Before anything else, here's a brief rundown on why credit cards become toxic so fast. Credit cards also have a complex system governing their interest rates. Merely getting a credit card with a good interest rate isn't enough of a guarantee that you'd avoid debt problems. This is because credit cards do not charge interest per annum.

The advertised credit card rate is only one part of the equation. This annual percentage rate is used to calculate a daily percentage rate. The formula for calculating this can be expressed thus:

Daily percentage rate = Annual percentage rate / 365.

This is applied to your average daily balance. The number is derived as follows:

  • Daily balance = Last month's balance + New purchases − Payments
  • Average daily balance = Sum of all daily balances in the billing period divided by the total days in the billing period:
    (daily balance x no. of billing days) + (daily balance x no. of billing days) / Total days in the billing period
  • Interest = (Average daily balance × Daily percentage rate) × Total days in the billing period

Suppose you have a credit card whose annual percentage rate is 17% and an outstanding balance of $5,000. We'll presume you used the card to make two purchases. You bought something with $20 four days at the start of the month. A while later, you bought another item costing $150 around ten days before the due date on the 30th. Subsequently, you paid $325 in the middle of the month. Here's how much interest you can expect at the end of the month:

Daily percentage rate
= 0.17 / 365
= 0.00047

Daily balance 1 (First three days):
= $5,000

Daily balance 2 (Days 4 to 14, 11 days):
= $5,000 + $20
= $5,020

Daily balance 3: (Days 15 to 19, 5 days)
= $5,020 – $325
= $4,695

Daily balance 3: (Days 20 to 30, 11 days)
= $4,695 + $150
= $4,845

Average daily balance
= ($5,000 × 3) + ($5,020 × 11) + ($4,695 × 5) + ($4,845 + 11) / 30
= ($15,000) + ($55,220) + ($23,475) + ($53,295) / 30
= ($146,990) / 30
= $4,899.66

= ($4,899.66 × 0.00047) × 30
= ($2.30) × 30
= $69

Our example assumes that the interest compounds monthly. Be forewarned. The actual interest rate might be even higher, depending on how frequently your credit card compounds. While compound interest is good for investors, they are terrible news for debtors.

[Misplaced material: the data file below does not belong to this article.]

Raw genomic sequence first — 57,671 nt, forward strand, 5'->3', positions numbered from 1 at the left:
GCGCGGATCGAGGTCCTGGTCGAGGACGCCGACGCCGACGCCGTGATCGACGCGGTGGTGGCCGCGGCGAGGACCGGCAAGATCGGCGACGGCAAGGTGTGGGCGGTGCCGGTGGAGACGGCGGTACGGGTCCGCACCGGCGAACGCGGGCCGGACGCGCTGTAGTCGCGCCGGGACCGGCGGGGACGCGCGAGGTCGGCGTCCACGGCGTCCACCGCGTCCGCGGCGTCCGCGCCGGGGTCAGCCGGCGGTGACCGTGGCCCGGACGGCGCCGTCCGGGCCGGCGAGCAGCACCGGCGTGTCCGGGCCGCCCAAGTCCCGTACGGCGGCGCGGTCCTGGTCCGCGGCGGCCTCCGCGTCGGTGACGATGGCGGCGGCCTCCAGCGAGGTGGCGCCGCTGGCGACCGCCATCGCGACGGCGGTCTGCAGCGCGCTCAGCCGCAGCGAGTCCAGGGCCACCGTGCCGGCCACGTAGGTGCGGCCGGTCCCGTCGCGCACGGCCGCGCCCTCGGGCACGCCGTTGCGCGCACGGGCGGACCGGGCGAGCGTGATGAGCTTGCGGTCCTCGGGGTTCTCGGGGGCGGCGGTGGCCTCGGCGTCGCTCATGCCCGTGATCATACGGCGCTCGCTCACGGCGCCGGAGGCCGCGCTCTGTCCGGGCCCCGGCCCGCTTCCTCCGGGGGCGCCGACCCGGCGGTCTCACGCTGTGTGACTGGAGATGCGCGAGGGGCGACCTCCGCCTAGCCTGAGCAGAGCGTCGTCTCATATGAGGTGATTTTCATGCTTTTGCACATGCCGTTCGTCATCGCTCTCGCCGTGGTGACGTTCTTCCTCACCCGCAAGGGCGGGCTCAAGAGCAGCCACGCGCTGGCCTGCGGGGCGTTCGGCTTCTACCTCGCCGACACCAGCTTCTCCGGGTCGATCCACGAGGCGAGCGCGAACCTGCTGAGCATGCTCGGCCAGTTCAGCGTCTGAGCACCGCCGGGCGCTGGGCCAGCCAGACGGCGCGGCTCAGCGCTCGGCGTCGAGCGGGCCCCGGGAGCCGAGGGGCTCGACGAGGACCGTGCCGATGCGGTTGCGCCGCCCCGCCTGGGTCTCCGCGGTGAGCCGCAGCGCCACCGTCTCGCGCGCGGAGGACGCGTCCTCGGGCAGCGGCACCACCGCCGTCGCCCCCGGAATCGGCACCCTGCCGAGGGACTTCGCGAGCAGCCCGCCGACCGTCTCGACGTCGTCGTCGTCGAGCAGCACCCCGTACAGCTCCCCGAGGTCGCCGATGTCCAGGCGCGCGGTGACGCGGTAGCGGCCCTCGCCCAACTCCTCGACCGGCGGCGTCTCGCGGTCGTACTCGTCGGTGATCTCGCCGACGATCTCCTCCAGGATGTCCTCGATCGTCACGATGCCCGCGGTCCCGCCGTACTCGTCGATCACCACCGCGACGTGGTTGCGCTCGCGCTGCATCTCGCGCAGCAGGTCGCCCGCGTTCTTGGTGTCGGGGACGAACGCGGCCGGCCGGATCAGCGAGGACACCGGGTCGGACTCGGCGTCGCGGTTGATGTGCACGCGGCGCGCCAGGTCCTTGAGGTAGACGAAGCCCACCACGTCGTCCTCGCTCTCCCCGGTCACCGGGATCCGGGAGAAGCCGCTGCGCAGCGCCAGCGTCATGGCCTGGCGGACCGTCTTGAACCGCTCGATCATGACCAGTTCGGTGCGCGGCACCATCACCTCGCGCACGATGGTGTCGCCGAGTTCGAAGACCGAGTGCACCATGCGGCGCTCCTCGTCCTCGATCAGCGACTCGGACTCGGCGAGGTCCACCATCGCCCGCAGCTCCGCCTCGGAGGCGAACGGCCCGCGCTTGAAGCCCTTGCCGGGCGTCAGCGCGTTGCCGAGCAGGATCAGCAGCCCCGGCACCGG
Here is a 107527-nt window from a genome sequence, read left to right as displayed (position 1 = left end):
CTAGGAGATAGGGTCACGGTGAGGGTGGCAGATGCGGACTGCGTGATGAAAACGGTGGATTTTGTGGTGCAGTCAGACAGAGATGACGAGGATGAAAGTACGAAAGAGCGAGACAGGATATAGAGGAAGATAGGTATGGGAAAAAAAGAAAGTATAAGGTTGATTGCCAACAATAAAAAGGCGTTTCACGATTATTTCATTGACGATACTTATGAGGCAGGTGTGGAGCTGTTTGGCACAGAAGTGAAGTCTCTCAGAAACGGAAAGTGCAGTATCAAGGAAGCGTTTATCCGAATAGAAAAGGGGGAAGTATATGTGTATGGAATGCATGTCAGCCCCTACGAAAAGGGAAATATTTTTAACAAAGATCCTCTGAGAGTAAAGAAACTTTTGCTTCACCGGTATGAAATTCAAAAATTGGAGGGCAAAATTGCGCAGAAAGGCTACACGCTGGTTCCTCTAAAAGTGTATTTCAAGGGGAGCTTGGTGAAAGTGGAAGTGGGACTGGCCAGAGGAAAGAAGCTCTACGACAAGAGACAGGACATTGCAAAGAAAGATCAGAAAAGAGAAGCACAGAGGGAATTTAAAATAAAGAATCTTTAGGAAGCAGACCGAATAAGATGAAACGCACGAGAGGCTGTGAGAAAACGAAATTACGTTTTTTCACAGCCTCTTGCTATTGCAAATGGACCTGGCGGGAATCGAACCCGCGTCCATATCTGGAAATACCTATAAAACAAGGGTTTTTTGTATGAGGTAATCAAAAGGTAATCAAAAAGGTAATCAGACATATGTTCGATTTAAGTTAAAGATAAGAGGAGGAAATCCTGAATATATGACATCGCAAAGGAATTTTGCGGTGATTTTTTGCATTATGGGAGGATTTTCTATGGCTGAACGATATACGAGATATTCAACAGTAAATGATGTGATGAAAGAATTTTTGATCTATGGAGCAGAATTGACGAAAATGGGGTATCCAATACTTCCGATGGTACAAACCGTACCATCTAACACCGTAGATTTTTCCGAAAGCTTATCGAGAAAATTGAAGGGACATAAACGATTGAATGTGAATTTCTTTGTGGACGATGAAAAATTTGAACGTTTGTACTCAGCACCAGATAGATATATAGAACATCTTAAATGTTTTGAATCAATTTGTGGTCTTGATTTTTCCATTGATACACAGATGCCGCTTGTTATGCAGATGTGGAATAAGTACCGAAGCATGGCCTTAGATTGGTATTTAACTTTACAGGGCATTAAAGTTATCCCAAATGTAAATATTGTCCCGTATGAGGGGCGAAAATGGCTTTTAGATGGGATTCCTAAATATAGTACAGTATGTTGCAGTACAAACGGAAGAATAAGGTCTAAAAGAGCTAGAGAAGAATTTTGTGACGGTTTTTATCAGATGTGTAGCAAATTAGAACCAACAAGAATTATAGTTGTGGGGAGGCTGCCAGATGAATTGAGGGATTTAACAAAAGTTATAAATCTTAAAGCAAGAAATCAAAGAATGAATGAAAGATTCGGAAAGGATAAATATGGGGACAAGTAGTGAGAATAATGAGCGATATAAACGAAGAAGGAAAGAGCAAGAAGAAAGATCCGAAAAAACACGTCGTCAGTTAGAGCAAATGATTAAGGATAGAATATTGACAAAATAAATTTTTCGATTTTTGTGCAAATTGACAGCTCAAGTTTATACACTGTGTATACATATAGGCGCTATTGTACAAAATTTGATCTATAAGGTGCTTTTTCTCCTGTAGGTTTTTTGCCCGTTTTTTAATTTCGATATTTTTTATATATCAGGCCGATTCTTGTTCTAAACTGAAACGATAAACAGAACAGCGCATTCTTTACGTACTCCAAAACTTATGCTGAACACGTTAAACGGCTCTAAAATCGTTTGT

The good news is that you can reduce the amount of interest you must pay by lowering your average daily balance. Besides abstaining from using your card, consider paying several times a month. This practice also helps you pay more than the minimum, which helps you pay off your credit card.

Playing the Float

Controlled spending can be a rewarding experience.

The amount of interest you pay is contingent on your daily balance. Thus, the credit card company charges you zero interest if your balance was cleared. You pay interest once your balance remains past the due date.

Taking advantage of the credit card's grace period is called “playing the float.” It is a tenuous yet rewarding game that lets you take full advantage of your credit card's benefits. You not only gain a good credit score but also accumulate rewards points.

The benefits you gain from a card should align with the things you want to save on. If you like shopping, choose a card that rewards you with retail points. You can save on travel expenses with a card that offers flyer miles. If you want it all, you can split the difference by using several cards. However, do so with caution. Make sure you know when your cards are due. This will help you settle their balances on time.

Beating the Buzzer

How well you can play the float is dependent on your ability to pay. One of the easiest ways to start is by setting a limit to your card spending. This way, you reduce your balance to what you can pay for by the due date. Timing and record-keeping are essential to playing the float. Much like with checking accounts, you must ensure that your money arrives on time.

This isn't much of a problem if your money arrives long before the bill. You can choose to pay instead when the bill is due and not a moment earlier or later. In the meantime, you can choose to keep your payments in a savings account to let it earn interest. Automating your payments can also take the hassle away from paying the float. You only need to worry about the money being there before the payments are due.

It is possible (though difficult) to play the float with much of your budget. Dedicated players can pay for their monthly bills on their credit card. This lets them pay for only one major bill at the end of the month. In addition, the more frequent usage of their cards helps them earn points faster. While convenient, this is a tenuous proposition. Only choose this strategy if you can afford to pay full payments to your card on a regular basis.

A Matter of Time and Money

Tracking your spending is the foundation for financial success. You are more likely to avoid impulse spending if you know where your money's going. After all, money that's been earmarked for something else has already been spent. When it comes to successful money management, it pays to be punctual.

Punctual payments are but one part of a greater strategy for financial freedom. We also have resources on our site for tracking your cash flow and monitoring your budget.

About The Author

Jose Abuyuan is a web content writer, fictionist, and digital artist hailing from Las Piñas City. He is a graduate of Communication and Media Studies at San Beda College Alabang, who took his internship in the weekly news magazine the Philippines Graphic. He has authored works professionally for over a decade.